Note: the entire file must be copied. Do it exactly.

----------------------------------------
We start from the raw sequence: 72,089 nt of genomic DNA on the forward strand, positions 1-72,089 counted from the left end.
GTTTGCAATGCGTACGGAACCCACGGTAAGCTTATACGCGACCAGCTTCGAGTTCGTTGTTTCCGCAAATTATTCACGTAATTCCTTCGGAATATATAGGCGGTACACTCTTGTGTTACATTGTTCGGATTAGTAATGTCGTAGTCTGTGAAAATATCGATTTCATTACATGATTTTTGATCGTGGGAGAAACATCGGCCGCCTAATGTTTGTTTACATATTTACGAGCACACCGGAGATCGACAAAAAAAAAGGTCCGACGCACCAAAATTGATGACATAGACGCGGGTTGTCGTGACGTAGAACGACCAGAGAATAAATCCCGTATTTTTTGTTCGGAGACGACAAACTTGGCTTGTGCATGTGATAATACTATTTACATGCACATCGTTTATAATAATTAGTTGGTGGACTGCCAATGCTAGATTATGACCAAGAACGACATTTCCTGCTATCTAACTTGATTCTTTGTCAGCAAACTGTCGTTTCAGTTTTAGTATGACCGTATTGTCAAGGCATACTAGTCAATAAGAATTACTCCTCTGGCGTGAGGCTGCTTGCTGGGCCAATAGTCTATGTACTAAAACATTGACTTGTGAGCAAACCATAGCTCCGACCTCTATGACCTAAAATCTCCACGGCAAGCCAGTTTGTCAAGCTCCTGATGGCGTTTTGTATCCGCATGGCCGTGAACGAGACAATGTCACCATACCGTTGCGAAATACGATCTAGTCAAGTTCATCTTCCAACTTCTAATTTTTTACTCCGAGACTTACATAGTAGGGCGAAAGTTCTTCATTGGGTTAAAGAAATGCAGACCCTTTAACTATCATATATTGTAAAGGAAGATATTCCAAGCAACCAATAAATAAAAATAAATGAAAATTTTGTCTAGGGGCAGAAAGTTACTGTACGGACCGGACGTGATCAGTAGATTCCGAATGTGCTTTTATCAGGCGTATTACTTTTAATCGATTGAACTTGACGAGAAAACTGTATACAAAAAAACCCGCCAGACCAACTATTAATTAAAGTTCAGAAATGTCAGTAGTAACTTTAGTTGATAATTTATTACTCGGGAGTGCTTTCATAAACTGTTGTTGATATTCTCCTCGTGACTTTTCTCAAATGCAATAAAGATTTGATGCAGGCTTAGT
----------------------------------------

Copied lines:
We start from the raw sequence: 72,089 nt of genomic DNA on the forward strand, positions 1-72,089 counted from the left end.
GTTTGCAATGCGTACGGAACCCACGGTAAGCTTATACGCGACCAGCTTCGAGTTCGTTGTTTCCGCAAATTATTCACGTAATTCCTTCGGAATATATAGGCGGTACACTCTTGTGTTACATTGTTCGGATTAGTAATGTCGTAGTCTGTGAAAATATCGATTTCATTACATGATTTTTGATCGTGGGAGAAACATCGGCCGCCTAATGTTTGTTTACATATTTACGAGCACACCGGAGATCGACAAAAAAAAAGGTCCGACGCACCAAAATTGATGACATAGACGCGGGTTGTCGTGACGTAGAACGACCAGAGAATAAATCCCGTATTTTTTGTTCGGAGACGACAAACTTGGCTTGTGCATGTGATAATACTATTTACATGCACATCGTTTATAATAATTAGTTGGTGGACTGCCAATGCTAGATTATGACCAAGAACGACATTTCCTGCTATCTAACTTGATTCTTTGTCAGCAAACTGTCGTTTCAGTTTTAGTATGACCGTATTGTCAAGGCATACTAGTCAATAAGAATTACTCCTCTGGCGTGAGGCTGCTTGCTGGGCCAATAGTCTATGTACTAAAACATTGACTTGTGAGCAAACCATAGCTCCGACCTCTATGACCTAAAATCTCCACGGCAAGCCAGTTTGTCAAGCTCCTGATGGCGTTTTGTATCCGCATGGCCGTGAACGAGACAATGTCACCATACCGTTGCGAAATACGATCTAGTCAAGTTCATCTTCCAACTTCTAATTTTTTACTCCGAGACTTACATAGTAGGGCGAAAGTTCTTCATTGGGTTAAAGAAATGCAGACCCTTTAACTATCATATATTGTAAAGGAAGATATTCCAAGCAACCAATAAATAAAAATAAATGAAAATTTTGTCTAGGGGCAGAAAGTTACTGTACGGACCGGACGTGATCAGTAGATTCCGAATGTGCTTTTATCAGGCGTATTACTTTTAATCGATTGAACTTGACGAGAAAACTGTATACAAAAAAACCCGCCAGACCAACTATTAATTAAAGTTCAGAAATGTCAGTAGTAACTTTAGTTGATAATTTATTACTCGGGAGTGCTTTCATAAACTGTTGTTGATATTCTCCTCGTGACTTTTCTCAAATGCAATAAAGATTTGATGCAGGCTTAGT